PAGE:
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NEW MEDIA INVEST. SELLS LAS VEGAS R-J; WHO BOUGHT IT? Company makes 36.6 pct. gain, keeps rest of Stephens' 6 dailies.

Well, we don't know who bought the Las Vegas Review-Journal, but we do know who didn't: representatives of Kansas City's Koch brothers -- billionaires who fund libertarian causes -- said this morning they weren't the buyer, while this evening Brian Greenspun, the longtime editor and publisher of The Review-Journal's rival Las Vegas Sun said he wasn't either.

"I already have a daily newspaper," Greenspun told one of his reporters.

On Friday, New Media Investment Group Inc. -- which had purchased The Review-Journal and six other dailies and a handful of weeklies in February for $102-1/2 million from Stephens Media Group Inc. -- said it had sold The Review-Journal for $140 million to a shell corporation the day before.

The chief executive of the shell, News + Media Capital Group LLC, is Michael Schroeder, a longtime newspaperman who has been the publisher and co-owner of two Connecticut dailies, the Bristol Press and The Herald of New Britain, since 2009.

New Media Investment and Schroeder said New Media had been retained "as the manager of the newspaper assets," though the terms of that deal weren't disclosed. New Media said it did not expect to make any management or editorial changes following the closure of the deal.

But the owners of the shell company aren't revealing themselves. Making matters more interesting, these people paid 36.6 percent more for the single daily over the seven dailies combined, indicating they are somewhat wealthy.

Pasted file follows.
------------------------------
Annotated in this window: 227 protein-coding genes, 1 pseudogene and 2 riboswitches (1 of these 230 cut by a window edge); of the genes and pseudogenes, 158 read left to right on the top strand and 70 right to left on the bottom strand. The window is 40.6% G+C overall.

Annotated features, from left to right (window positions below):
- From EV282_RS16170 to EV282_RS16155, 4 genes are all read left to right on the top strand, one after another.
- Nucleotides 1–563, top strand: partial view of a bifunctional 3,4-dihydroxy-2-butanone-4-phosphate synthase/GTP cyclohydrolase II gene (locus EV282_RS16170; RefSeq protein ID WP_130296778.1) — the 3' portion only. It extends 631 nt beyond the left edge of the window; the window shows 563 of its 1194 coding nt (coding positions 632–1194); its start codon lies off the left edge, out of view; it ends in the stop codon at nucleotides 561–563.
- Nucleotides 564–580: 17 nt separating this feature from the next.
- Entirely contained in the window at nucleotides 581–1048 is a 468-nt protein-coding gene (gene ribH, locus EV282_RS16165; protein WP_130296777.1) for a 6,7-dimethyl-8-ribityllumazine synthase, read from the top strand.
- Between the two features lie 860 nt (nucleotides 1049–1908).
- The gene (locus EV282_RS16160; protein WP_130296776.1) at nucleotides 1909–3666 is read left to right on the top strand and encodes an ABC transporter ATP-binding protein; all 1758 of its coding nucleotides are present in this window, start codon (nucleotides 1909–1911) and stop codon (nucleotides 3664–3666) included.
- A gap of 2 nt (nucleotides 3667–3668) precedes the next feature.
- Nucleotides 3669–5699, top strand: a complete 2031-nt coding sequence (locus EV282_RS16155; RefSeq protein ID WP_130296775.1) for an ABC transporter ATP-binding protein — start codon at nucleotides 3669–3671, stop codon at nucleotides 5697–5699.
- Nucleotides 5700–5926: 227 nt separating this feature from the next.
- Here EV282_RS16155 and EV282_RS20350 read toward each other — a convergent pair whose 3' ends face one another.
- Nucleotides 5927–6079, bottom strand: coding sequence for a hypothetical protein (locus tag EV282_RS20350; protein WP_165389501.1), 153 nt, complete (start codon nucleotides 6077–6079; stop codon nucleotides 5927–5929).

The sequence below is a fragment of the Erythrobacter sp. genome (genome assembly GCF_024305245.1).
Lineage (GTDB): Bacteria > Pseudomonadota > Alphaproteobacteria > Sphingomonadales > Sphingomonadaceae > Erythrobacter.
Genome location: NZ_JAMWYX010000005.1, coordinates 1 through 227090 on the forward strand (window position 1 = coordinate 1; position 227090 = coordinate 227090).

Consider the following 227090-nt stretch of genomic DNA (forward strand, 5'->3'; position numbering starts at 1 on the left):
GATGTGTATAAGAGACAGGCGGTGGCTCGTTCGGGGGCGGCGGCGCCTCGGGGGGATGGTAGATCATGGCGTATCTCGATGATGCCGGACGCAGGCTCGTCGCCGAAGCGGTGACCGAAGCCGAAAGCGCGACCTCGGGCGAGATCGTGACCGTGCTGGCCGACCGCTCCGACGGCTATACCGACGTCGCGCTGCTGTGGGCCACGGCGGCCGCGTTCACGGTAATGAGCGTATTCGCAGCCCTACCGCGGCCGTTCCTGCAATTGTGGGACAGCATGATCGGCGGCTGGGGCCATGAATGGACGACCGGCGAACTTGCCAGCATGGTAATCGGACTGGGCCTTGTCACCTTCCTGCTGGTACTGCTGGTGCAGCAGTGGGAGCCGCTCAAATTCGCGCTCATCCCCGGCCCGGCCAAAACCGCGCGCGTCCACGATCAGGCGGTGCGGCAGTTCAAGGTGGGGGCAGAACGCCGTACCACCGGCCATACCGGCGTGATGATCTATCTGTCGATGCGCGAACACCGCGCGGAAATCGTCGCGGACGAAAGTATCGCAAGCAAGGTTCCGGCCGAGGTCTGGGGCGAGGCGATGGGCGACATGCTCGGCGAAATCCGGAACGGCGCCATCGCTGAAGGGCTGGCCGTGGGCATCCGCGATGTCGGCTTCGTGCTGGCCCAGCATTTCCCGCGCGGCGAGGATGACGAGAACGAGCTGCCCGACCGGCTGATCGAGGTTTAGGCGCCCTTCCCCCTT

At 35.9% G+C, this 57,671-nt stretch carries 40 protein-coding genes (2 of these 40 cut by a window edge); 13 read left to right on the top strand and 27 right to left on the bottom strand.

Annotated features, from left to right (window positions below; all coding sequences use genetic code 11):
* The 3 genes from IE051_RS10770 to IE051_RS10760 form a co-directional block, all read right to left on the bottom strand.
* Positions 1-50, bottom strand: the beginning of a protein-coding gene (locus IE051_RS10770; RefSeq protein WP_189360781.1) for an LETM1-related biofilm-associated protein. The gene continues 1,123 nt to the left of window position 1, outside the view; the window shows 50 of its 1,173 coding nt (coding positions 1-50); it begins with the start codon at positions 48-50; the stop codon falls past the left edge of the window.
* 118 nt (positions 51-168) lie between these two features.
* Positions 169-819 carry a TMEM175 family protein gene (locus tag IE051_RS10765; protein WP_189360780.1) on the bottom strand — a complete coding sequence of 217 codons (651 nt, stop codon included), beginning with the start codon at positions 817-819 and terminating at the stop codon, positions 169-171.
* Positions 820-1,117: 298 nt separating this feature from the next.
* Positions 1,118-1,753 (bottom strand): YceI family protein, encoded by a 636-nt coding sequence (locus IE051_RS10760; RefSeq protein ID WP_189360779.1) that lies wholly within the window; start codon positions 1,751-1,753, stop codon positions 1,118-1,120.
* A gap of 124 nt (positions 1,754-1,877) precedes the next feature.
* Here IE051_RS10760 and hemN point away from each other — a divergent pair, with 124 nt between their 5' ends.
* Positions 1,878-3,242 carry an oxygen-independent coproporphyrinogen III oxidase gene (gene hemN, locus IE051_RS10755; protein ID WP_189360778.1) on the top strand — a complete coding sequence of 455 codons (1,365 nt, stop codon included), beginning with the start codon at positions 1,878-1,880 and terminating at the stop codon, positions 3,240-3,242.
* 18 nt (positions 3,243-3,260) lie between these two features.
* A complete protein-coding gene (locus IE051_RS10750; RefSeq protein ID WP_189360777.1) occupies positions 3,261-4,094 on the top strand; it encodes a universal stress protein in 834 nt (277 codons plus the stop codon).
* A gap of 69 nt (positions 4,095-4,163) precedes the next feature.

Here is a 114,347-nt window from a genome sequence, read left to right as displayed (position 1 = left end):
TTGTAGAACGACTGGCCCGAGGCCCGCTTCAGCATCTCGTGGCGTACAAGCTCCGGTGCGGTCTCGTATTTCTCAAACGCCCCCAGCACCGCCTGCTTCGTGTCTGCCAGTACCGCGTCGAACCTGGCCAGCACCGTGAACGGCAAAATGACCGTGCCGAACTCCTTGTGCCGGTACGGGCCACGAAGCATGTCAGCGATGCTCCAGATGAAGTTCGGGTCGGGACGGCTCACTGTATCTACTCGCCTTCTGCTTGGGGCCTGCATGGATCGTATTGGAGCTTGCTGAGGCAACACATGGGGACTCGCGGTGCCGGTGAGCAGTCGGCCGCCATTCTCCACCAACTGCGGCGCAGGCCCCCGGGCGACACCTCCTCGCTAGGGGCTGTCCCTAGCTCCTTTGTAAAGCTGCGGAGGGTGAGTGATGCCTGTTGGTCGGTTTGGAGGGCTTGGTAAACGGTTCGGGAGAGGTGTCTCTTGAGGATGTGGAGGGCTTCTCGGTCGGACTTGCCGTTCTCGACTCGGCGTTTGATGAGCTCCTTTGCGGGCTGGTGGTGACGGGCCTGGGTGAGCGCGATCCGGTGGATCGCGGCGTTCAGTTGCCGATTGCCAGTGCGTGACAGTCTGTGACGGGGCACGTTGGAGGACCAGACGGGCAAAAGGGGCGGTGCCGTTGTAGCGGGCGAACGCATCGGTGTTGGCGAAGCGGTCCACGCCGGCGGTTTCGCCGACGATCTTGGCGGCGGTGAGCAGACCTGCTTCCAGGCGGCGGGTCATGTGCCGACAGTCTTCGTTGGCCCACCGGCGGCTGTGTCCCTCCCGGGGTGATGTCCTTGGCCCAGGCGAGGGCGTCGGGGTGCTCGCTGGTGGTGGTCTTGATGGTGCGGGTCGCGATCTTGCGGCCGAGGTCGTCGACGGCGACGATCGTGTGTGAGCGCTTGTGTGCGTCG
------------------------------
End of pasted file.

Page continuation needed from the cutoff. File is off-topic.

And adding to the turmoil, The Review-Journal's publisher, Jason Taylor, is alleged to have manipulated the article about the sale the paper posted on its web site Thursday night and in its first Friday printed edition.

According to, Taylor removed a quote from Schroeder asking reporters to not "worry about who" the owners may be, and a quote from the paper's editor, Michael Hengel, complaining about the lack of transparency in the sale and the what the expectations of the new owners might be.

HuffingtonPost said Taylor "took responsibility for pulling the quotes" in a Friday staff meeting.

In addition to selling The Review-Journal, New Media Investment said on Friday it had also consummated two deals it valued at $46-1/2 million. It its announcement, the company said it had an agreement "to purchase substantially all of the publishing operations of a dominant, local daily newspaper."

This morning, the Mead family, which publishes Pennsylvania's Erie Times-News, said that pending approval of its directors, the paper would be sold to New Media Investment. Neither New Media nor The Times-News revealed a specific price, but they said they expected the deal to close early next year.

"The industry, and this newspaper, have evolved to the point where family-owned, independent newspapers face too many hurdles to survive long-term without help," Ken Nelson, publisher of The Times-News, told a reporter for the paper. The Times-News has a daily average circulation of about 40,000.

New Media Investment also said it had acquired the "business information division" of The Dolan Co. of Minneapolis (there doesn't appear to be any other division at Dolan anymore); again, no specific terms were given.